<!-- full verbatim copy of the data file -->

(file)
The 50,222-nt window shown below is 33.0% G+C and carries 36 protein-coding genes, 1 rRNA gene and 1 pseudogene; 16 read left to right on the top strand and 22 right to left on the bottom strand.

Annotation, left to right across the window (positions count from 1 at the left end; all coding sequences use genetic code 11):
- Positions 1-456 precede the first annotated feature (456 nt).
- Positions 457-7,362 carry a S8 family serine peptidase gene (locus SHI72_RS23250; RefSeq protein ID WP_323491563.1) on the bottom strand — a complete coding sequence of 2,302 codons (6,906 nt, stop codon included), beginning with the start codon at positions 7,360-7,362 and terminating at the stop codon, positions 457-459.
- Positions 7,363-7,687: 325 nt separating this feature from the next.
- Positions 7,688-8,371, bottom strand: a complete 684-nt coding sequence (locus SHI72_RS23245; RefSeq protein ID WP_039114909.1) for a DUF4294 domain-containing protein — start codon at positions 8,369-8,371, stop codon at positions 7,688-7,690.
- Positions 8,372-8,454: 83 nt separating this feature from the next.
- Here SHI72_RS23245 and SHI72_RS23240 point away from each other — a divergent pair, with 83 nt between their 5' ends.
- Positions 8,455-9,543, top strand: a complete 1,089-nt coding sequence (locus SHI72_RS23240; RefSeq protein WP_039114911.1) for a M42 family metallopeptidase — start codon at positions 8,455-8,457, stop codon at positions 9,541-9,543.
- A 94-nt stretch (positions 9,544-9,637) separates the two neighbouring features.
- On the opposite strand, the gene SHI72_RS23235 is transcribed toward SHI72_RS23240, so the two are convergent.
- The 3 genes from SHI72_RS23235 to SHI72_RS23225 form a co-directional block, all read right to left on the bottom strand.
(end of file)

The 50,222-nt window shown below is 33.0% G+C and carries 36 protein-coding genes, 1 rRNA gene and 1 pseudogene; 16 read left to right on the top strand and 22 right to left on the bottom strand.

Annotation, left to right across the window (positions count from 1 at the left end; all coding sequences use genetic code 11):
- Positions 1-456 precede the first annotated feature (456 nt).
- Positions 457-7,362 carry a S8 family serine peptidase gene (locus SHI72_RS23250; RefSeq protein ID WP_323491563.1) on the bottom strand — a complete coding sequence of 2,302 codons (6,906 nt, stop codon included), beginning with the start codon at positions 7,360-7,362 and terminating at the stop codon, positions 457-459.
- Positions 7,363-7,687: 325 nt separating this feature from the next.
- Positions 7,688-8,371, bottom strand: a complete 684-nt coding sequence (locus SHI72_RS23245; RefSeq protein ID WP_039114909.1) for a DUF4294 domain-containing protein — start codon at positions 8,369-8,371, stop codon at positions 7,688-7,690.
- Positions 8,372-8,454: 83 nt separating this feature from the next.
- Here SHI72_RS23245 and SHI72_RS23240 point away from each other — a divergent pair, with 83 nt between their 5' ends.
- Positions 8,455-9,543, top strand: a complete 1,089-nt coding sequence (locus SHI72_RS23240; RefSeq protein WP_039114911.1) for a M42 family metallopeptidase — start codon at positions 8,455-8,457, stop codon at positions 9,541-9,543.
- A 94-nt stretch (positions 9,544-9,637) separates the two neighbouring features.
- On the opposite strand, the gene SHI72_RS23235 is transcribed toward SHI72_RS23240, so the two are convergent.
- The 3 genes from SHI72_RS23235 to SHI72_RS23225 form a co-directional block, all read right to left on the bottom strand.